Maternal and Child Health Research Program

Advancing Applied MCH Research

(SDAS) Services and Outcomes for Transition Age Young Adults with Autism Spectrum Disorders: Secondary Analysis of the NLTS2 and RSA 911

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Project Number: R40 MC 16396-01
Grantee: University of Massachusetts Boston
Department/Center: Institute for Community Inclusion
Project Date: 9/1/2009

Final Report

(SDAS) Services and Outcomes for Transition Age Young Adults with Autism Spectrum Disorders: Secondary Analysis of the NLTS2 and RSA 911 Final Report (PDF) Exit Disclaimer

Principal Investigator

John Butterworth, PhD
Project Coordinator, Employment Systems, Change and Evaluation
100 Morrissey Blvd
Boston, MA  02125-3300
Phone: (617) 287-4357
Email: john.butterworth@umb.edu

Age

  • Adolescence (12-18 years)
  • Young Adulthood (19-21 years)

Abstract

Individuals with Autism Spectrum Disorders (ASD) experience challenges in adulthood that include unemployment or underemployment, difficulty sustaining employment, social isolation and dependence (Billstedt & Gillberg, 2005; Frith, 2004; Howlin, Goode, Hutton, & Rutter, 2004; Hurlbutt & Chalmers, 2004). While a limited literature makes recommendations for secondary education and transition supports for young adults with ASD (e.g. Myles, Grossman & Aspy, 2007; Wehman, Datlow Smith & Schall, 2009), there is insufficient information about the experiences of young adults with ASD and the relationship between personal, educational, and rehabilitation supports and post-school outcomes. The proposed project will conduct descriptive and predictive analyses of the factors associated with and influencing a successful transition into adulthood for young adults with Autism Spectrum Disorder (ASD) using secondary data sources. A successful transition into adulthood for the purposes of this proposal is characterized by participation in one or more of the following: postsecondary education, integrated employment, and independent living. The goal of this project is to support the design of effective transition services and supports for students with ASD by identifying personal and programmatic factors that are related to positive postsecondary outcomes and understanding the differences in services and supports used by young adults with ASD compared to other young adults with disabilities. The project will explore and document the experiences of adolescents and young adults with ASD during the transition from secondary education to adult life using data from the National Longitudinal Transition Survey 2 (NLTS2) and the Rehabilitation Services Administration 911 database (RSA 911). The NLTS 2 is a 10-year longitudinal study of students who receive special education services, and provides a broad array of data on individual characteristics, school experiences, and goals and expectations from the perspectives of the individual, family, teachers and administrative sources. The RSA 911 provides data on individual characteristics, services, and employment related outcomes for all individuals whose cases are closed by the state/federal vocational rehabilitation system. The project will conduct descriptive and predictive analyses to describe the experiences and characteristics of young adults with ASD, the relationships between educational and vocational rehabilitation supports and post-school outcomes, and the relationships between personal characteristics and post school outcomes. Personal characteristics available in both databases include race and ethnicity, family and personal income, health insurance coverage, and co-morbidity with other disabilities. The NLTS2 also includes a wide array of variables that address student and family goals, life planning, self-determination, social supports and expectations for the future.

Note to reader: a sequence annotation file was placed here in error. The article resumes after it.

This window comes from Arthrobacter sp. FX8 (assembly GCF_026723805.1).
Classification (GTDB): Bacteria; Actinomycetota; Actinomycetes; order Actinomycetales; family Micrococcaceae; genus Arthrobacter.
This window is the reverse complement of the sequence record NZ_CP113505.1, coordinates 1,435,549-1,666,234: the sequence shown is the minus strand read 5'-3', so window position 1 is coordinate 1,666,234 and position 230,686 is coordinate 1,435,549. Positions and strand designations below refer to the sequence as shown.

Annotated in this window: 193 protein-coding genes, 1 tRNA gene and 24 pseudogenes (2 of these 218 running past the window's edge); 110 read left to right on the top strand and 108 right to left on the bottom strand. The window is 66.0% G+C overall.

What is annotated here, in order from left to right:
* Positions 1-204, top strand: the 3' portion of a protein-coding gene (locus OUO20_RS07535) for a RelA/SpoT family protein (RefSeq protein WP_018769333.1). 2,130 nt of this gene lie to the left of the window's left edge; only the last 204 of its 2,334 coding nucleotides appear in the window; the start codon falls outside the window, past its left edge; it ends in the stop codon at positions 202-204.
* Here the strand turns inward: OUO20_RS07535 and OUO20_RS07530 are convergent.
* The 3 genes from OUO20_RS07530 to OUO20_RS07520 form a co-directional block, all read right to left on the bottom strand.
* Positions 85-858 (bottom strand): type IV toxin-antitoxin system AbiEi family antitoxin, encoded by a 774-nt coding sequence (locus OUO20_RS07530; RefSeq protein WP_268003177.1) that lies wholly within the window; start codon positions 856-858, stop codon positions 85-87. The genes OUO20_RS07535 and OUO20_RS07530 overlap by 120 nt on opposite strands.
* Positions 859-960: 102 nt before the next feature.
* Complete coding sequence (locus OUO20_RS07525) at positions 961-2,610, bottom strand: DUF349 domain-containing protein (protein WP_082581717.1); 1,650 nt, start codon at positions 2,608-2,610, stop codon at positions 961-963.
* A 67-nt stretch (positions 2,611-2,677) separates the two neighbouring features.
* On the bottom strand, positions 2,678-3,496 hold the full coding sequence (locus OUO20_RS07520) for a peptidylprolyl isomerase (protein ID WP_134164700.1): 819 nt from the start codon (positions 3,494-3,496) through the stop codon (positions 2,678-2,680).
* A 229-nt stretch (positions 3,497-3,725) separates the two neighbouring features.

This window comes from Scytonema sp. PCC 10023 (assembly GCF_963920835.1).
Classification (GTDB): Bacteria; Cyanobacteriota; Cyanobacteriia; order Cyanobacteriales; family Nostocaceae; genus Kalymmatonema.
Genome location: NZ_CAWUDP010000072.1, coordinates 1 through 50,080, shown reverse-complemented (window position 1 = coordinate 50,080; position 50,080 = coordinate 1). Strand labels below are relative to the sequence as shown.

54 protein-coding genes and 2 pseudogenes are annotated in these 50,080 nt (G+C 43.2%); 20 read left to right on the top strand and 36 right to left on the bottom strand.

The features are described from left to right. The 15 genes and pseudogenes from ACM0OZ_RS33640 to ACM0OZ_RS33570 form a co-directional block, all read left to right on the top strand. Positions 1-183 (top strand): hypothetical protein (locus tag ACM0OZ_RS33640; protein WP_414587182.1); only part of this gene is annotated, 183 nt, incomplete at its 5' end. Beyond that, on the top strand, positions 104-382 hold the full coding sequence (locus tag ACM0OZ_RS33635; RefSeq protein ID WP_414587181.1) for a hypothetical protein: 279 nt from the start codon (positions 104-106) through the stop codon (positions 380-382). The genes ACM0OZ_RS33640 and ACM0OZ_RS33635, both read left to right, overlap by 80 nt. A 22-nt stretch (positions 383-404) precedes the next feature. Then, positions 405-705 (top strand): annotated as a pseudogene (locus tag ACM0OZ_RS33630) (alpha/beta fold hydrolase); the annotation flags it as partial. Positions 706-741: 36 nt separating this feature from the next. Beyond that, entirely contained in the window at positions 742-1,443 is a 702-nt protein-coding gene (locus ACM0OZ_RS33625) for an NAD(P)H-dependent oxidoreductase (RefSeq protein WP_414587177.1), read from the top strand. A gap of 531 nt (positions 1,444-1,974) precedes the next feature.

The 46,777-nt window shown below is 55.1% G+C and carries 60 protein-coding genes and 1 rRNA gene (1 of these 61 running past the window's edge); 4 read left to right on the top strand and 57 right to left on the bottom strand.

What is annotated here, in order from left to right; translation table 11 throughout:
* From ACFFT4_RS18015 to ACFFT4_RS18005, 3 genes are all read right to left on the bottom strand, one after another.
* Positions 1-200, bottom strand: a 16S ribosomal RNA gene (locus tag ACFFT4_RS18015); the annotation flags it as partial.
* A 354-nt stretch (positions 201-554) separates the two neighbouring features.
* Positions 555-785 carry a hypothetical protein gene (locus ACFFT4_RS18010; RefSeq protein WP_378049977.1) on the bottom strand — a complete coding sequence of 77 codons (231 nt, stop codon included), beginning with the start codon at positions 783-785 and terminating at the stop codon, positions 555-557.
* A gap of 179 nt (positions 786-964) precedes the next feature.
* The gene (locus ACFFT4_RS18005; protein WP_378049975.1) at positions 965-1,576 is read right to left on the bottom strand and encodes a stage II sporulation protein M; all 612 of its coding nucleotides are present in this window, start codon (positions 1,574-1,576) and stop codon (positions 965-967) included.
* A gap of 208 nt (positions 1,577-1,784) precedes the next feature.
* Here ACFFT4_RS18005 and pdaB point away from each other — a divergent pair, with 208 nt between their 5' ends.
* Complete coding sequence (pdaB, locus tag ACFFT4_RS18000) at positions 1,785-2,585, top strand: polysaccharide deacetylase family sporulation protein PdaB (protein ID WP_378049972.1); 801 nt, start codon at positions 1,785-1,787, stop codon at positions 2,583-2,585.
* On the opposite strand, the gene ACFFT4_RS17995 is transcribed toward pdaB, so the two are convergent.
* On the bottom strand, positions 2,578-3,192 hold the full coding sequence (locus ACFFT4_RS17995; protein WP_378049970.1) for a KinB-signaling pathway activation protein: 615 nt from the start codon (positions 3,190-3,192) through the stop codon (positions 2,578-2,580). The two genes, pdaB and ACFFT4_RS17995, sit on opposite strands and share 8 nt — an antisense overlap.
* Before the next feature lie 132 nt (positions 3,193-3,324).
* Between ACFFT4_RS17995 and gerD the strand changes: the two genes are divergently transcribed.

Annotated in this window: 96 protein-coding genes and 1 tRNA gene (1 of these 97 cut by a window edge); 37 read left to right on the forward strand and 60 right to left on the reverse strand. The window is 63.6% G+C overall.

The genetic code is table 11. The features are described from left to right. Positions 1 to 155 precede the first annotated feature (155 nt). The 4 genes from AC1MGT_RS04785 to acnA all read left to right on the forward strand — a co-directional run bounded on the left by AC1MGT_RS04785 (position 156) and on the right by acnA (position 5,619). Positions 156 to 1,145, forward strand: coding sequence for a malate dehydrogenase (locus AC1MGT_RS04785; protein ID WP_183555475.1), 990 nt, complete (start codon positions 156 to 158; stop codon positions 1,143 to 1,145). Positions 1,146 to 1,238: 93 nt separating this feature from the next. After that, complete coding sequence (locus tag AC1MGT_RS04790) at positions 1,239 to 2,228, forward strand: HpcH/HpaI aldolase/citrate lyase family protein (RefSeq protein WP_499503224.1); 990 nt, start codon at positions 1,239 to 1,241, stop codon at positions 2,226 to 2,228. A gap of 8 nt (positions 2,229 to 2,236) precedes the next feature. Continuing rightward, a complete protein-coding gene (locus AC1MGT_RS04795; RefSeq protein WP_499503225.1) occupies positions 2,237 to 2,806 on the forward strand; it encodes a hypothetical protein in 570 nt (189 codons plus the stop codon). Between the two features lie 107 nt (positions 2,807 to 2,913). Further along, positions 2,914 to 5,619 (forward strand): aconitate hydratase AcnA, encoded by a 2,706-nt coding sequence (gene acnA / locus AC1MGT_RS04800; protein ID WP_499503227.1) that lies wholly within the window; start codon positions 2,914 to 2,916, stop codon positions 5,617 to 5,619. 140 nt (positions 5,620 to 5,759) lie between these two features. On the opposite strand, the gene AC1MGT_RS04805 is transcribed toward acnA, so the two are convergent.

Publications

Listed is descending order by year published.

Migliore, A., Timmons, J., Butterworth, J. Lugas, J. Predictors of Employment and Postsecondary Education of Youth with Autism. Rehabilitation Counseling Bulletin. 2012. 55(3), 176-184.

Keywords

Autism, School Outcomes & Services, Special Health Care Needs, Developmental Disabilities

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